16 SIGNS OF HIV
But sometimes HIV symptoms don’t appear for years—sometimes even a decade—after infection.
“In the early stages of HIV infection, the most common symptoms are none,” says Michael Horberg, MD, director of HIV/AIDS for Kaiser Permanente, in
Here are some signs that you may be HIV-positive.
The fever, if it occurs at all, is often accompanied by other usually mild symptoms, such as fatigue, swollen lymph glands, and a sore throat.
“At this point the virus is moving into the blood stream and starting to replicate in large numbers,” says Carlos Malvestutto, MD, instructor of infectious diseases and immunology in the department of medicine at NYU School of Medicine in
Ron, 54, a public relations executive in the
Ron had tested HIV positive 25 years before feeling so tired; fatigue during acute, or newly contracted, HIV might not be so obvious.
3. Achy muscles, joint pain, swollen lymph nodes
That’s not surprising: Many of the symptoms are the same, including pain in the joints and muscles and swollen lymph glands.
Lymph nodes are part of your body’s immune system and tend to get inflamed when there’s an infection. Many of them are located in your armpit, groin, and neck.
4. Sore throat and headache
If you’ve engaged recently in high risk behavior, an HIV test is a good idea. Get tested for your own sake and for others: HIV is most infectious in the earliest stage.
Keep in mind that the body hasn’t produced antibodies to HIV yet so an antibody test may not pick it up. (It can take a few weeks to a few monthsfor HIV antibodies to show in a blood test). Investigate other test options such as one that detects viral RNA, typically within nine days of infection
5. Skin rash
For Ron, this was another sign that he might not have run-of-the-mill allergies or a cold.
“They were like boils, with some itchy pink areas on my arms,” Ron says. The rashes can also appear on the trunk of the body. “If [the rashes] aren’t easily explained or easily treated, you should think about having an HIV test,” Dr. Horberg says.
6. Nausea, vomiting, diarrhea
These symptoms can also appear as a result of antiretroviral therapy and later in the infection, usually as the result of an opportunistic infection.
“Diarrhea that is unremitting and not responding at all to usual therapy might be an indication,” Dr. Horberg says. Or symptoms may be caused by an organism not usually seen in people with healthy immune systems, he adds
7. Weight loss
“If you’re already losing weight, that means the immune system is usually fairly depleted,” Dr. Malvestutto says. “This is the patient who has lost a lot of weight even if they continue to eat as much as possible. This is late presentation. We still see a lot of these.” It has become less common, however, thanks to antiretroviral therapy.
A person is considered to have wasting syndrome if they lose 10% or more of their body weight and have had diarrhea or weakness and fever for more than 30 days, according to the U.S. Department of Health and Human Services.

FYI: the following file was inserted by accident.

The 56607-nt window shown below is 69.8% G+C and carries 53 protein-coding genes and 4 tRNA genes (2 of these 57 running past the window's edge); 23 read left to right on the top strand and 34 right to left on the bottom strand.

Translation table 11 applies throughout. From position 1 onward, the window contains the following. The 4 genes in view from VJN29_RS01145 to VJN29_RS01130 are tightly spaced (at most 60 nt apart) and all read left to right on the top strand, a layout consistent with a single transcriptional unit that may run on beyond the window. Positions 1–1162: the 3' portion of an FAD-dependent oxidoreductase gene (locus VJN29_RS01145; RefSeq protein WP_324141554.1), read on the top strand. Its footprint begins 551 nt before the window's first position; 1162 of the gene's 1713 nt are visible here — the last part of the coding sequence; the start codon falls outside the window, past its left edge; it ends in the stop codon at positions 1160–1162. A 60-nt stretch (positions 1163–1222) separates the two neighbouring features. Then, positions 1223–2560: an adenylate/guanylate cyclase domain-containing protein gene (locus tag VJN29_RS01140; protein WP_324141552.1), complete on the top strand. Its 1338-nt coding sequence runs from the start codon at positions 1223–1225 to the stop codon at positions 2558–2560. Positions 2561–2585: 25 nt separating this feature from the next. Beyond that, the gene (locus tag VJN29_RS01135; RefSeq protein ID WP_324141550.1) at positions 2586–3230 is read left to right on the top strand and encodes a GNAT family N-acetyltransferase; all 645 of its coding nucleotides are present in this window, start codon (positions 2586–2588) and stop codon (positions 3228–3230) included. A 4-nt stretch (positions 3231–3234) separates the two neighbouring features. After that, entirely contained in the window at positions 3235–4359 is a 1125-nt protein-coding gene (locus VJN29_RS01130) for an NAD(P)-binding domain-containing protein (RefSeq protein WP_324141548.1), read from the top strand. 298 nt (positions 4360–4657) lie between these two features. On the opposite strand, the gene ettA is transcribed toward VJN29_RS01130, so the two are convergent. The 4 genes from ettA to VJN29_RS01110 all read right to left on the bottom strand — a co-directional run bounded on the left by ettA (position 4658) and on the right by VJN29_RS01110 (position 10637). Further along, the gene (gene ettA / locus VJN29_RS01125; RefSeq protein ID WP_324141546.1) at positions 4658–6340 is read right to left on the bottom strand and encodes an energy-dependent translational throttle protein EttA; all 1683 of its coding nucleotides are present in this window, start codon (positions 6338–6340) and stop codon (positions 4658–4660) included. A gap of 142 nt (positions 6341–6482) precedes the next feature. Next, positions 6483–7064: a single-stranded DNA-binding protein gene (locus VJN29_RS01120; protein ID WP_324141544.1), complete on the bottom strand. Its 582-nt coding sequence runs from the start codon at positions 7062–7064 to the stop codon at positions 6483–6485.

8. Dry cough
But it went on for a year and a half—and kept getting worse. Benadryl, antibiotics, and inhalers didn’t fix the problem. Neither did allergists.
This symptom—an “insidious cough that could be going on for weeks that doesn’t seem to resolve,” Dr. Malvestutto says—is typical in very ill HIV patients.
“There are many different opportunistic infections and each one can present differently,” Dr. Malvestutto says. In Ron’s case, it was Pneumocystis pneumonia (PCP), aka “AIDS pneumonia,” which eventually landed him in the hospital.
Other opportunistic infections include toxoplasmosis, a parasitic infection that affects the brain; a type of herpes virus called cytomegalovirus; and yeast infections such as thrush
10. Night sweats
These can be even more common later in infection and aren’t related to exercise or the temperature of the room.
Similar to the hot flashes that menopausal women suffer, they’re also hard to dismiss, given that they soak your bedclothes and sheets.
11. Nail changes
Often this is due to a fungal infection, such as candida. “Patients with depleted immune systems will be more susceptible to fungal infections,” Dr. Malvestutto says.
12. Yeast infections
“It’s a very common fungus and the one that causes yeast infections in women,” Dr. Malvestutto says. “They tend to appear in the mouth or esophagus, making it difficult to swallow.”
Ron woke up one day to find white patches on his tongue. He had thrush. For him, “It was not bothersome other than I didn’t like having it.” The infection was hard to get rid of, but finally cleared up after Ron started taking drugs to combat HIV.
13. Confusion or difficulty concentrating
In addition to confusion and difficulty concentrating, AIDS-related dementia might also involve memory problems and behavioral issues such as anger or irritability.
It may even include motor changes: becoming clumsy, lack of coordination, and problems with tasks requiring fine motor skills such as writing by hand.
14. Cold sores or genital herpes
And having herpes can also be a risk factor for contracting HIV. This is because genital herpes can cause ulcers that make it easier for HIV to enter the body during sex. And people who have HIV tend to have more severe herpes outbreaks more often because HIV weakens the immune system.
15. Tingling and weakness
“This is when the nerves are actually damaged,” Dr. Malvestutto says. These symptoms can be treated with over-the-counter pain relievers and antiseizure medicines such as Neurontin (gabapentin).
16. Menstrual irregularities
These changes, however, probably have more to do with the weight loss and poor health of women with late-stage infection rather than the infection itself.
Infection with HIV also has been associated with earlier age of menopause (47 to 48 years for infected women compared to 49 to 51 years for uninfected women).